The roller cam is especially suited for use in 4x4s because it allows for more lift with less duration than a flat-tappet cam ever could. This means you get all the horsepower you want (thanks to large valve lift heights) while maintaining a smooth idle because of the relatively low duration. A roller cam lobe can have an almost square shape because the roller lifter actually "rolls" up the side of the lobe that a conventional flat-tappet cam would just smash into. Think of the camshaft as the main component that determines the character of an engine. Choose the wrong cam and you can neuter all the power out of the meanest big-block because the valves will not open far (or long) enough to feed the air and fuel to the combustion chamber. Get too radical and you can produce a stock small-block that won't idle for spit and that fouls spark plugs like crazy. When shopping for the right cam for your application, put your faith in the cam manufacturers. They can help you pick exactly what you need to optimize your combination.
Heads, You Win
Money spent on your cylinder heads is money well spent. The heads are where the magic of internal combustion happens, so if you can optimize this part of the engine, then everything else you do to make power will work that much better. Yes, you can spend hundreds (even thousands) of dollars having your current heads ported, and the actual shape of the chamber can even be tailored to create a higher compression ratio for more power.
But being the bolt-on type of guys we are, we like performance parts we can buy right off the shelf, or over the phone, and knowing what kind of performance we can expect. In general, aluminum heads can offer greater performance than iron heads because their thermal properties tolerate higher compression ratios while still running on pump gas. Aftermarket heads often use larger valves, better combustion chamber designs, and optimized spark plug location for peak power. We're looking forward to playing in an upcoming issue with the set of big-block Mopar heads from Edelbrock (310/781-2222, www.edelbrock.com) shown here.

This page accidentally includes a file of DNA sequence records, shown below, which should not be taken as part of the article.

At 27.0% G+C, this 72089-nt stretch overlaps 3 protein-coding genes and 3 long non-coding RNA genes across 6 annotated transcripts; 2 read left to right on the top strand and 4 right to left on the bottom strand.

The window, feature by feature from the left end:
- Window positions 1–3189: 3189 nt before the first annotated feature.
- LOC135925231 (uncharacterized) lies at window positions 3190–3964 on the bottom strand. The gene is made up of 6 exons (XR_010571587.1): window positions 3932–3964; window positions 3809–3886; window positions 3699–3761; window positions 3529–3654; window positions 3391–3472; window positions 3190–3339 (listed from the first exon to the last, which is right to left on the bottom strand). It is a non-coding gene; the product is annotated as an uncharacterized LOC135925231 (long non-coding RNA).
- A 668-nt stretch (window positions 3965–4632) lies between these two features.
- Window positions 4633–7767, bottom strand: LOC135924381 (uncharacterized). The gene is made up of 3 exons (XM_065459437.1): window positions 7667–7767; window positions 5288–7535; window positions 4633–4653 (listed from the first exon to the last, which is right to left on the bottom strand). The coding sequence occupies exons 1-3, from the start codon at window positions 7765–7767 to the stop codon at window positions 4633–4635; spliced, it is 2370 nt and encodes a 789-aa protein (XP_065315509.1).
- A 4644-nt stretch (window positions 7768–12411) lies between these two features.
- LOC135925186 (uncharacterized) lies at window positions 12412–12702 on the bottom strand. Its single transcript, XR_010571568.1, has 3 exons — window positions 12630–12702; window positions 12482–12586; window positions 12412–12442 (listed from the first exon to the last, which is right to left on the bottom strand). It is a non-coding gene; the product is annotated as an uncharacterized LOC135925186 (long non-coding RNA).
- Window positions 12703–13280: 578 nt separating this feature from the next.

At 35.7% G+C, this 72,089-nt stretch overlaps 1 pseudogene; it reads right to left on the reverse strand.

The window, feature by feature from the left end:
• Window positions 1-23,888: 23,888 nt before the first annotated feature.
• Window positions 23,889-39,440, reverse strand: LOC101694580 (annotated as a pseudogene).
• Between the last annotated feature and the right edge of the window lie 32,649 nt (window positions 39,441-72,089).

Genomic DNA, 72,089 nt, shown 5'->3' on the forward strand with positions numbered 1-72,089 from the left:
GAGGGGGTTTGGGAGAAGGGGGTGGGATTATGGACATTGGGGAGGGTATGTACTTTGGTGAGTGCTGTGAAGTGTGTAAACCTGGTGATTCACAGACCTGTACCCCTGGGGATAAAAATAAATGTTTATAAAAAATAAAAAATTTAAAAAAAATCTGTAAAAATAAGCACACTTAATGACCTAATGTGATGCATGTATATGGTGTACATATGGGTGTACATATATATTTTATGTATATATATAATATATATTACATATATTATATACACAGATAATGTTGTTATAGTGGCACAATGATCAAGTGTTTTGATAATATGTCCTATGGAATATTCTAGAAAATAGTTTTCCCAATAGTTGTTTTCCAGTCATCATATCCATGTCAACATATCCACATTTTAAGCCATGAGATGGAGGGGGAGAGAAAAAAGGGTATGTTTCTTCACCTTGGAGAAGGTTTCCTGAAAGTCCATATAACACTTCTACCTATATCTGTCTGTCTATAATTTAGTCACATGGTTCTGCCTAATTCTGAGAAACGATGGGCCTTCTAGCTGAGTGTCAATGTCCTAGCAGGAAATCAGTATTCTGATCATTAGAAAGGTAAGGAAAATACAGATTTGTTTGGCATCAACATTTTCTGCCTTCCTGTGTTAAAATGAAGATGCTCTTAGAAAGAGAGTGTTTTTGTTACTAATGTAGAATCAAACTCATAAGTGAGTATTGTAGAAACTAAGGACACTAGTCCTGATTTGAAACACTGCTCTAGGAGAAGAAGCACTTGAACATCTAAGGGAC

When you are stuck with a small (you know, like a 427ci) engine you can always make it produce more power with a blower. Turbochargers, centrifugal, roots, and screw-type superchargers all increase power by cramming in more air than the engine could otherwise suck. A supercharger basically makes an engine act like it has more cubic inches, because the more available air an engine has, the more fuel it can burn. The Toyota Race Development (800/688-5912, www.trdusa.com) supercharger shown here adds 75 hp and 77 lb-ft of torque to turn a 3.4L V-6 Tacoma into a V-8 killer with very little added weight. Superchargers can work great on any powerplant as long as you supply enough additional fuel to keep the engine from running too lean. Power increases in the 50-150 hp range are quite common, and even twin-turbo and twin-superchargers engine packages are available.